By: José Niño
A bill to expand the right to carry in churches is making solid progress in the North Carolina General Assembly.
Last week, the North Carolina Senate passed SB 43, a bill to allow churches that also host schools to let individuals carry concealed weapons on the grounds when schools are not in session. The bill passed with a 31-18 vote in the Senate and will be heading to the North Carolina House for further debate.
WRAL reported that North Carolina already has laws that permit the presence of firearms in places of worship under the condition that the religious leadership approves people carrying in their facilities. North Carolina’s current law, however, prohibits guns on campuses. Per the existing law, religious campuses with their very own private schools fall under the classification of school campus, therefore being subject to gun prohibitions.
In the last few years, several pastors and Republican legislators have called for a change to this law. Roy Cooper, North Carolina’s current Democrat governor, actually vetoed a comprehensive gun bill in 2020 that featured the aforementioned reform.
What was rather curious about this bill is that it had some degree of bipartisan support. Due to how polarized America has become, any form of pro-gun reform tends to receive support and opposition on partisan lines. In other words, Republicans in a given legislative body would generally support pro-Second Amendment legislation, while Democrats would oppose said legislation and instead put forward bills that restrict people’s right to bear arms.
It seems that in the case of North Carolina, though, the polarization is starting to break down. Democrat Senators Sarah Crawford, Don Davis, and Kirk deViere all voted in favor of SB 43.
North Carolina’s gun laws still need work. The state is currently ranked in 27th place on Guns & Ammo magazine’s Best States for Gun Owners rankings. North Carolina’s ranking for concealed carry are worse. According to Guns & Ammo, North Carolina is ranked in 32nd place for the best states for concealed carry.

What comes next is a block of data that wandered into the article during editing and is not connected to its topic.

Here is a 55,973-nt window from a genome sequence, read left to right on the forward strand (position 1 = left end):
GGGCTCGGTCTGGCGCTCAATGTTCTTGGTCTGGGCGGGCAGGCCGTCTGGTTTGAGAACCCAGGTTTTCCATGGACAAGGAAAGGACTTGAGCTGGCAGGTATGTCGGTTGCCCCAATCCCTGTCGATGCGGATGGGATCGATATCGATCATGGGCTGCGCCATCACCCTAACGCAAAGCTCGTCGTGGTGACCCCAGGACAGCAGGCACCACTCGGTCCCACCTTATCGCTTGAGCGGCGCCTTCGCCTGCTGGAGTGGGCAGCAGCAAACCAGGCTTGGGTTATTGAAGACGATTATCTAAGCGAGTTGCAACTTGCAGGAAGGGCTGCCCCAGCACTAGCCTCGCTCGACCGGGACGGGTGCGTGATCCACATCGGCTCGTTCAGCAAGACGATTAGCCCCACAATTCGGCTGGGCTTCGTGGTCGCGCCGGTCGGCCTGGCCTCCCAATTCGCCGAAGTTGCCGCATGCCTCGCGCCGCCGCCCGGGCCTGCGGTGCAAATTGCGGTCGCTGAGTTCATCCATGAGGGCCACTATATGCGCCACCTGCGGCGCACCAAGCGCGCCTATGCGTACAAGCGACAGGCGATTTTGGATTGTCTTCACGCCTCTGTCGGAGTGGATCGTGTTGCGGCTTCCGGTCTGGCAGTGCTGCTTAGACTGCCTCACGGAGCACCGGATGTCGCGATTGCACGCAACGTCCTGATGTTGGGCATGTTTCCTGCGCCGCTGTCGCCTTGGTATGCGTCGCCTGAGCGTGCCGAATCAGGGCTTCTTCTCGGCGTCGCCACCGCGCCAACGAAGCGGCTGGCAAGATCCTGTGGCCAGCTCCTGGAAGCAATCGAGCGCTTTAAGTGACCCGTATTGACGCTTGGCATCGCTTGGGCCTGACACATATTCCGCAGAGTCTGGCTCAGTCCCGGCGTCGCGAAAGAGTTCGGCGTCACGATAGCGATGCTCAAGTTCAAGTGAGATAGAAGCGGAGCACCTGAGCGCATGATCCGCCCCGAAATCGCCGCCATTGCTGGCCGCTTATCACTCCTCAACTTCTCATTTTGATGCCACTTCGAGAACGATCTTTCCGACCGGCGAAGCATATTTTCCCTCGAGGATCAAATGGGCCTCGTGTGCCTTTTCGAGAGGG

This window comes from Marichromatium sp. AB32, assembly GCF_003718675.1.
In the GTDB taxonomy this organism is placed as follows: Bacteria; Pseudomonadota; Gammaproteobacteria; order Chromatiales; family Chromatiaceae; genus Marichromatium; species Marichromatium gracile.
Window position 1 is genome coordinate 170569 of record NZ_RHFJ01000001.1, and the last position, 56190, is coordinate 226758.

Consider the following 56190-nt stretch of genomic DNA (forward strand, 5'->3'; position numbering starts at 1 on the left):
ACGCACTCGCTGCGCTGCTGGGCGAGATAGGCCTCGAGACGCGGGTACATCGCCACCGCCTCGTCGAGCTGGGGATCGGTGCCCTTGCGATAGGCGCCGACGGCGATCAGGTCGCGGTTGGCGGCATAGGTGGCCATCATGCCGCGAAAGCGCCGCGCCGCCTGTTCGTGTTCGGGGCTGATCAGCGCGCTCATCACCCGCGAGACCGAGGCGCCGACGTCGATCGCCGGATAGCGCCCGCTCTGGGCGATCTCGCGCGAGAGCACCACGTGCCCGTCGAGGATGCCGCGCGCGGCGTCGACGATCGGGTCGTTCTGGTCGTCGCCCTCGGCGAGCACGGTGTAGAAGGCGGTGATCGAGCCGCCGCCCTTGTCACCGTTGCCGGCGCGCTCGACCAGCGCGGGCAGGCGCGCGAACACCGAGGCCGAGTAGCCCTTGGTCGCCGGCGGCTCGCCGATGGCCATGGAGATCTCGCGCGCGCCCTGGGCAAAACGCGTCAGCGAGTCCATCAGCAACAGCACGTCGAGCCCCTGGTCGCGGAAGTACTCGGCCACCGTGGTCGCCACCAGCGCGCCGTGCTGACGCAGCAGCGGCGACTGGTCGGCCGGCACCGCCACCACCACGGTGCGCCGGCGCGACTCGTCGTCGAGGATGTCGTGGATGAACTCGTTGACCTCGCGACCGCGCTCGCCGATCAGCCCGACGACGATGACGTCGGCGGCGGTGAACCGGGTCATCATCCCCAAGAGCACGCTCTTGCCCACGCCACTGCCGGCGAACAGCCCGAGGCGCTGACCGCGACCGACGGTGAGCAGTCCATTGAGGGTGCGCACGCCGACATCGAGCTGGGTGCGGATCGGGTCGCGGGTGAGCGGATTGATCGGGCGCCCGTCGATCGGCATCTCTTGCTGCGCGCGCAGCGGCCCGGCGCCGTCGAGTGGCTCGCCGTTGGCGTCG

Unfortunately, the partisan makeup of the North Carolina state government will likely prevent SB 43 from becoming law. North Carolina Governor Roy Cooper presents the largest obstacle, and he will likely veto this bill if it arrives on his desk.
Gun owners should not hang their heads in disappointment though. They can continue rallying around the issue as the bill is debated in the Senate. If Cooper vetoes the bill, gun right activists should immediately pounce on this opportunity to organize an effort to promote a veto override. The effort will likely fail due to the fact that the North Carolina Senate does not have a veto-proof majority.
Nevertheless, these efforts will put the idea of relaxed gun restrictions in the public consciousness, which will eventually lead to elected officials starting to take this issue more seriously. Undoubtedly, Roy Cooper will be replaced with a governor who actually cares about the Second Amendment.
José Niño is a freelance writer based in Austin, Texas. Sign up for his mailing list here. Contact him via Facebook, Twitter, or email him at firstname.lastname@example.org. Get his e-book, The 10 Myths of Gun Control, here.